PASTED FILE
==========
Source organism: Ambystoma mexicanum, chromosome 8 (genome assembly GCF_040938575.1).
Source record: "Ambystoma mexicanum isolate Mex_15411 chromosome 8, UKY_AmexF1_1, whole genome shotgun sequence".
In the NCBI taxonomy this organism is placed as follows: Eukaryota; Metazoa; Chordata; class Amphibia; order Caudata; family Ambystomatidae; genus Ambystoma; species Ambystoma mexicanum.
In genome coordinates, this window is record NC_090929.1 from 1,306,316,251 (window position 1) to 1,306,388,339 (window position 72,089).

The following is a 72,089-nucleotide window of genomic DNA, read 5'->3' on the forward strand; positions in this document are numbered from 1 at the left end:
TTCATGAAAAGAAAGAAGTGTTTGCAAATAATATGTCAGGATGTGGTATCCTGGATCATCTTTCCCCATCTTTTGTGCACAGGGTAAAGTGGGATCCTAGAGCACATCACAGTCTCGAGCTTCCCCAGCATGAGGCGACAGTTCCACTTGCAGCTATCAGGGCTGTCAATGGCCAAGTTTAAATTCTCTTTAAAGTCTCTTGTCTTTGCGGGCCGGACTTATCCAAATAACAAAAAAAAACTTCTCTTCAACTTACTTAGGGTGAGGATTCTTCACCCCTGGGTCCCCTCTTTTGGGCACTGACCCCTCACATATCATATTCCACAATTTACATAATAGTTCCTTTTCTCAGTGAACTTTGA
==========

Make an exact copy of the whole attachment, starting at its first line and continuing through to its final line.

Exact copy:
Source organism: Ambystoma mexicanum, chromosome 8 (genome assembly GCF_040938575.1).
Source record: "Ambystoma mexicanum isolate Mex_15411 chromosome 8, UKY_AmexF1_1, whole genome shotgun sequence".
In the NCBI taxonomy this organism is placed as follows: Eukaryota; Metazoa; Chordata; class Amphibia; order Caudata; family Ambystomatidae; genus Ambystoma; species Ambystoma mexicanum.
In genome coordinates, this window is record NC_090929.1 from 1,306,316,251 (window position 1) to 1,306,388,339 (window position 72,089).

The following is a 72,089-nucleotide window of genomic DNA, read 5'->3' on the forward strand; positions in this document are numbered from 1 at the left end:
TTCATGAAAAGAAAGAAGTGTTTGCAAATAATATGTCAGGATGTGGTATCCTGGATCATCTTTCCCCATCTTTTGTGCACAGGGTAAAGTGGGATCCTAGAGCACATCACAGTCTCGAGCTTCCCCAGCATGAGGCGACAGTTCCACTTGCAGCTATCAGGGCTGTCAATGGCCAAGTTTAAATTCTCTTTAAAGTCTCTTGTCTTTGCGGGCCGGACTTATCCAAATAACAAAAAAAAACTTCTCTTCAACTTACTTAGGGTGAGGATTCTTCACCCCTGGGTCCCCTCTTTTGGGCACTGACCCCTCACATATCATATTCCACAATTTACATAATAGTTCCTTTTCTCAGTGAACTTTGA